Punishing bad behavior can feel good, honorable and righteous. According to new research, the impulse to punish a perpetrator may be even more powerful than the desire to help those who were hurt.
A study co-authored by University of Chicago psychologists found that third parties who observe social rejection are more inclined to punish the perpetrators than they are to help the victims. Even among those who reported a history of being bullied, study participants appeared more motivated by “empathetic anger” at the perpetrator than by sympathy for the victim.
“What do people do in those cases?” said Stephanie Dimitroff, AM’15, PhD’18, the lead author of the study, recently published in Emotion. “What explains why they might punish the rejector or help the rejected? That was the underlying notion of what we wanted to study.”
Now a postdoctoral scholar at the University of Konstanz, Dimitroff conducted the study as a graduate student at UChicago, collaborating with Asst. Prof. Greg J. Norman, a senior author on the paper.
“This study helps us understand the psychology that is going on when you watch someone else being treated unfairly and have to decide what to do,” said Norman, an expert in the psychology and neurobiology of stress. “You’re not in danger, but you observe something negative happening to someone else. How do people respond to such circumstances?
“This type of question has been a topic of investigation in psychology for well over a century, and we still have a lot to learn.”
The researchers surveyed 83 individuals between 18 and 25 years old, asking them to complete a set of psychological questionnaires. Those participants recorded one-minute speeches about their morning routines—a purposely unemotional topic. Researchers then pretended to share the clip with two participants in other rooms, but in reality, returned with pre-recorded videos of similar speeches.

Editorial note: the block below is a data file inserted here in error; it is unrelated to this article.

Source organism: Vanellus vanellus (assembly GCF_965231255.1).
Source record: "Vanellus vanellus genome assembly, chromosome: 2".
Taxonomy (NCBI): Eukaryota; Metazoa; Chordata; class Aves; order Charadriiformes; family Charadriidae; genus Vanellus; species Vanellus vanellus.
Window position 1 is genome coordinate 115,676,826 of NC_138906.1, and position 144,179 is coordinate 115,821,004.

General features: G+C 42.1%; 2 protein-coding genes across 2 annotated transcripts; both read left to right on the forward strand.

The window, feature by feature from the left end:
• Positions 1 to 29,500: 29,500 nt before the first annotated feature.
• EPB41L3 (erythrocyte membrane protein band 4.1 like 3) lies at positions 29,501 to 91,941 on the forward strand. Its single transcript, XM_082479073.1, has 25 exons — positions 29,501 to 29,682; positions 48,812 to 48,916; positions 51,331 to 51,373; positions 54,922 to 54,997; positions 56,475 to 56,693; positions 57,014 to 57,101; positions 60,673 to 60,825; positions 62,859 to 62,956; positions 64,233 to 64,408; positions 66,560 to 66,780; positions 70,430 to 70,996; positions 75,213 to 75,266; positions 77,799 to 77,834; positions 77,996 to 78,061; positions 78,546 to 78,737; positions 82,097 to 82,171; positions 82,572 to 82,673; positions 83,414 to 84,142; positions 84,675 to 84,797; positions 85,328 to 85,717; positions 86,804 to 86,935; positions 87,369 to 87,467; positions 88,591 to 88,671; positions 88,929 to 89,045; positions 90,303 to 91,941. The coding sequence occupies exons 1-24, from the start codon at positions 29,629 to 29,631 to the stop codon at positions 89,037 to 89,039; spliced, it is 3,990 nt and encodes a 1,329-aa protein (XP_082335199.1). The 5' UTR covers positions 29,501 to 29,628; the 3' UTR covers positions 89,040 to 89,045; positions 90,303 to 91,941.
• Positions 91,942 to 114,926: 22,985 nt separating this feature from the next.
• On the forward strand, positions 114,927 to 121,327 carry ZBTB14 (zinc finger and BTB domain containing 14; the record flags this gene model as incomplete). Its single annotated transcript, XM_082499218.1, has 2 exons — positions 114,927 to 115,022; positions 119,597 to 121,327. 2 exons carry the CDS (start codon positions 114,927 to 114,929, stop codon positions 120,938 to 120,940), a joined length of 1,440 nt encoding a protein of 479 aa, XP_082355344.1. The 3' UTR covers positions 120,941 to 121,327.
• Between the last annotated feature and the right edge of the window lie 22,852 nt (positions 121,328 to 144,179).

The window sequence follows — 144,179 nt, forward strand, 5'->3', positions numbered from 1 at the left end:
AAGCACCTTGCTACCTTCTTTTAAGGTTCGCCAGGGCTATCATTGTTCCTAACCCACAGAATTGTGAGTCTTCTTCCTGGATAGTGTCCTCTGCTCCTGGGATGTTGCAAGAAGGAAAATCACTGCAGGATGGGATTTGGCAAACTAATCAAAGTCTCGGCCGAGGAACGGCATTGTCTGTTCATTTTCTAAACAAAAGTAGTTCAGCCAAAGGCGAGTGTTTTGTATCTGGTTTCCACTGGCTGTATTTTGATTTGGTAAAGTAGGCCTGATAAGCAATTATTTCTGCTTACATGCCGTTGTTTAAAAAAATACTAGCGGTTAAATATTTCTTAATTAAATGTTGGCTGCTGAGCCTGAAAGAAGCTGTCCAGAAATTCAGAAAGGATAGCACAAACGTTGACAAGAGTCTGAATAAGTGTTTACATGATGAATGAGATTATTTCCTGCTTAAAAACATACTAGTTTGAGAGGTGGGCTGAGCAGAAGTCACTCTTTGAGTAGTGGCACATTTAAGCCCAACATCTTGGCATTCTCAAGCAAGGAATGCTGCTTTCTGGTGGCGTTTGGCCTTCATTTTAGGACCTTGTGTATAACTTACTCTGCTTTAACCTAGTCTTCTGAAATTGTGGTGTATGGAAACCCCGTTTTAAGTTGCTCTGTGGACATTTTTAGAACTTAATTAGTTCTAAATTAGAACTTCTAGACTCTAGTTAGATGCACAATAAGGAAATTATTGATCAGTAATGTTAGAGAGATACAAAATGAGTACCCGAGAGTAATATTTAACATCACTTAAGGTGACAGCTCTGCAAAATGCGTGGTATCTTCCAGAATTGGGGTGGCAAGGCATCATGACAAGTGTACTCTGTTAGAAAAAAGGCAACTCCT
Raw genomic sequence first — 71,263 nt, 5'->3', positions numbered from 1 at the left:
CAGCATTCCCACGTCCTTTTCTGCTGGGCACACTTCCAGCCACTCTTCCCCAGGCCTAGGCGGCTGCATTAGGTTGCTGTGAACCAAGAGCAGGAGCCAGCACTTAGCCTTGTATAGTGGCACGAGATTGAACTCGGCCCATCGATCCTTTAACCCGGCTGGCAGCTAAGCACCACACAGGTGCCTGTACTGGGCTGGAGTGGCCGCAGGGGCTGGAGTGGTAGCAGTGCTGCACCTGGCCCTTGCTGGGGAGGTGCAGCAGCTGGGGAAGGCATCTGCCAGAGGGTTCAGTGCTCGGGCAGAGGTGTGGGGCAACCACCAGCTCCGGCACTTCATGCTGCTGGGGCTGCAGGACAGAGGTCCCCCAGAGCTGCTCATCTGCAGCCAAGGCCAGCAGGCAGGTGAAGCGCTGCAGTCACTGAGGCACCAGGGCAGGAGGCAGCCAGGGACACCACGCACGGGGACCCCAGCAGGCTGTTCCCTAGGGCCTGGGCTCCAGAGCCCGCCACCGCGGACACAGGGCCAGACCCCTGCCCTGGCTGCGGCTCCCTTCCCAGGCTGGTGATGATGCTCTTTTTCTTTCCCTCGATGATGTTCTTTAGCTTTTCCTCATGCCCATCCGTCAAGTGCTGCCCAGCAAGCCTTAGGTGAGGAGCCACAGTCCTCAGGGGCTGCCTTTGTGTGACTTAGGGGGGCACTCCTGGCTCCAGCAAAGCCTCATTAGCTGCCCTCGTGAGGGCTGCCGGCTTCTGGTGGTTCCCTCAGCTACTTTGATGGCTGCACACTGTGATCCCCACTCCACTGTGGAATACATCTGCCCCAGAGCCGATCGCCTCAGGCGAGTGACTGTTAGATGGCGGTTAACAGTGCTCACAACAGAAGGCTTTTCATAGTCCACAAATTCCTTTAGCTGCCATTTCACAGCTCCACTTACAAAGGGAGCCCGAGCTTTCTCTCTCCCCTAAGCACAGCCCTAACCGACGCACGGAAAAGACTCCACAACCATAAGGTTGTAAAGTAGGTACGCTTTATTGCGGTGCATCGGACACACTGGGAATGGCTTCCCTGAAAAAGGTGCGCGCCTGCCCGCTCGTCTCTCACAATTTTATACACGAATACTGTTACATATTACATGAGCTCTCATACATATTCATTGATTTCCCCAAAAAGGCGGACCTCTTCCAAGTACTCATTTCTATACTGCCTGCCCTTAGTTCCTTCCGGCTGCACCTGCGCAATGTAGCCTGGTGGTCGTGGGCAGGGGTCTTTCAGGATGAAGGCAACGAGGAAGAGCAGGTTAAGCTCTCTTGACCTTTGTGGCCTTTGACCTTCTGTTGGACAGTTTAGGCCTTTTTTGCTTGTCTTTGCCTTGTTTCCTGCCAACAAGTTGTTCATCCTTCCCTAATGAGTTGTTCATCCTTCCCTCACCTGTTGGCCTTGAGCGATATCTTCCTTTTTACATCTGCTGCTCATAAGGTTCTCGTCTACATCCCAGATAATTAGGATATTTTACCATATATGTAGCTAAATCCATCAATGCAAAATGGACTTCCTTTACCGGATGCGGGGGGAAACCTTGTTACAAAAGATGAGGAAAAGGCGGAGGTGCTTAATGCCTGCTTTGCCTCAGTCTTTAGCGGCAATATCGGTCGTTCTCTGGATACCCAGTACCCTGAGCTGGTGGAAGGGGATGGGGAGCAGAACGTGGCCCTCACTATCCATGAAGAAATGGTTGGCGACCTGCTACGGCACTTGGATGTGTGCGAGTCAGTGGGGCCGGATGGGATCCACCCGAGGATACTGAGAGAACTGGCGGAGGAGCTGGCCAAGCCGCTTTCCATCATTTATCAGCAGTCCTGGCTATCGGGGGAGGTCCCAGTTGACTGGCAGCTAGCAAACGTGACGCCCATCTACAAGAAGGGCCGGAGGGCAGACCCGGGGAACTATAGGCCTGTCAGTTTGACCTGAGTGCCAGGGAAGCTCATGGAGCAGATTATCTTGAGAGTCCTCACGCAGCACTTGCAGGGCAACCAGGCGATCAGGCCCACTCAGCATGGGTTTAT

The participants watched those pre-recorded videos and were asked to rate them across various dimensions including intelligence, attractiveness and likability. Participants then received fake questionnaires ostensibly written by the people in other rooms—with one being especially harsh and overtly unfair to the other.
“The point is that the feedback is clearly unfair,” Norman said. “It’s more than someone just being mildly critical. Because the video is so brief, the ‘individual’ providing negative feedback has insufficient information to be that harsh. The severity and unfairness is really what makes it akin to bullying or rejection.”
In the second phase of the experiment, researchers told participants to take part in interactive computer tasks with the two participants in the other rooms—not revealing that those two partners were simulated. When simulated co-players made mistakes during the first task, study participants chose the intensity of the sound blast delivered as punishment. The second task allowed participants to distribute $10 among themselves and their two co-players.
Compared to a control group, participants who reported feeling upset with the individual who provided harsh feedback chose to punish them with a significantly louder sound blast. They also gave less money to those “rejectors” than they did to the “victims” who received the poor reviews. Those results were even more pronounced for those who had reported a history of being bullied.
However, the study found that feeling sorry for the victims did not correlate with changes in the participants’ behavior.
“For someone who had a past history of bullying, you might expect the exact opposite,” Norman said. “That person may be particularly sensitive to the feelings of the victim and go out of their way to help them. However, the results of the study suggest that having a history of being bullied increases one’s willingness to punish the perpetrator, without significantly altering behavior towards the victim.”
Other co-authors on the study were Jean Decety, the Irving B. Harris Distinguished Service Professor and a leading scholar on the cognitive science of moral reasoning; UChicago graduate student Kelly E. Faig; UChicago alum Karen E. Smith, AB’11, PhD’18, now a postdoctoral fellow at the University of Wisconsin; and University of Wisconsin graduate student Ethan G. Harrod.
Norman and his colleagues hope to further this field of research by studying the affective processes that drive helping and punishing behaviors following observed social rejection and bullying. Their future work will also examine how psychological stress may influence one’s willingness to help or punish following observed bullying.
Citation: “Third-party punishment following observed social rejection,” Dimitroff et al., Emotion, advance online publication. DOI: 10.1037/emo0000607